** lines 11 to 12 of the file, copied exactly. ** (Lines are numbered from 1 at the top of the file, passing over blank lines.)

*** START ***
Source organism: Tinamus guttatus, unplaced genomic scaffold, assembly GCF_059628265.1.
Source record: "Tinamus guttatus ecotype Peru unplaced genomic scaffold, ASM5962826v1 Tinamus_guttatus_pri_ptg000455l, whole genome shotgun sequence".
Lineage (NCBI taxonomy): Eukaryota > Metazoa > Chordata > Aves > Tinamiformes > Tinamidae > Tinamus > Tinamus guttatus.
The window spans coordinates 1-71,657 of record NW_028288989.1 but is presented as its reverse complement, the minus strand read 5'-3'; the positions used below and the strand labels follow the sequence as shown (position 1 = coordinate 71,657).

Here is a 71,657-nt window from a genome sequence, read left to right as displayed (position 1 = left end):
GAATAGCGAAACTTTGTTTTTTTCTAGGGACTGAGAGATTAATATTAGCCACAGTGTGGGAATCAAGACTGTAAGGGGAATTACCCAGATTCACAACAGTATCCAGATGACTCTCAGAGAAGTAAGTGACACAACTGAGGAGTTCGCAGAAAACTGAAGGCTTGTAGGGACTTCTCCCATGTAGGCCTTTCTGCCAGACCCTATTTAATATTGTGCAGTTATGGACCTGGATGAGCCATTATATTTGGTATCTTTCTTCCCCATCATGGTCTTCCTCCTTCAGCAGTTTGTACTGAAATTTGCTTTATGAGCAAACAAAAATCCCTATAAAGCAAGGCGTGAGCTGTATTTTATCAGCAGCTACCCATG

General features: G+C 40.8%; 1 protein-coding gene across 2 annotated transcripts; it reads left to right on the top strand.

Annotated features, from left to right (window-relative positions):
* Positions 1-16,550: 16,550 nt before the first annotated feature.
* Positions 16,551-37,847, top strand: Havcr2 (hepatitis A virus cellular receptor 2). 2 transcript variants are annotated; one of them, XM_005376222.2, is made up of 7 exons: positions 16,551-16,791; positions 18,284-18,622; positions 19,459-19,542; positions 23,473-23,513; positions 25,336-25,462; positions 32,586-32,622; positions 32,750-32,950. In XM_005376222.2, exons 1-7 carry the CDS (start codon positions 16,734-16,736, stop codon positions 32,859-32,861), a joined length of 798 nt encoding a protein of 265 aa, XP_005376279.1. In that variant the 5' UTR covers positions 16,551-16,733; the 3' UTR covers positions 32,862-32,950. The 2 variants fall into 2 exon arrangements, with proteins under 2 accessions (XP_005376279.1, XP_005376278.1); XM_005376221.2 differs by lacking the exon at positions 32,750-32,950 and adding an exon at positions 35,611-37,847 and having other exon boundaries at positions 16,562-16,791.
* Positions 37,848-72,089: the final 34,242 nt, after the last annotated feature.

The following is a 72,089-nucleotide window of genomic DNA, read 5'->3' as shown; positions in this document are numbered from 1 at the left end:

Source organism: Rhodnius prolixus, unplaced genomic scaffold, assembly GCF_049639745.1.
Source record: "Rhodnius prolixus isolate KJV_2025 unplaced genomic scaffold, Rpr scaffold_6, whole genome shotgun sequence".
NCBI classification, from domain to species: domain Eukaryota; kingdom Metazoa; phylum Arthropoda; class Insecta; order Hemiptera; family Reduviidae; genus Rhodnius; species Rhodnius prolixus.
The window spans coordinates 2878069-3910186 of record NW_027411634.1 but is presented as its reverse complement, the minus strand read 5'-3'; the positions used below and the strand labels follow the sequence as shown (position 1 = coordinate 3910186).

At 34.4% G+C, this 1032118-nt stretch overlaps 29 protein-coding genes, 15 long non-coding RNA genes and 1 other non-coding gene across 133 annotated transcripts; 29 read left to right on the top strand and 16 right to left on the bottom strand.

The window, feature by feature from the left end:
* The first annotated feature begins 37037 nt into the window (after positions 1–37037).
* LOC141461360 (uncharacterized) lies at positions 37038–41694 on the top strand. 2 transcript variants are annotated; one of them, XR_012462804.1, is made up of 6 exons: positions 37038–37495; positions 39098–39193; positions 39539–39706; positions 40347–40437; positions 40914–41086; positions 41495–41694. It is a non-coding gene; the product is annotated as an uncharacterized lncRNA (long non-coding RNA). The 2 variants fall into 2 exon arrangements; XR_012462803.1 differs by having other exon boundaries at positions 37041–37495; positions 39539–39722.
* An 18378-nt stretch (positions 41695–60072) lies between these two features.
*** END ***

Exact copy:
* Positions 37,848-72,089: the final 34,242 nt, after the last annotated feature.

The following is a 72,089-nucleotide window of genomic DNA, read 5'->3' as shown; positions in this document are numbered from 1 at the left end: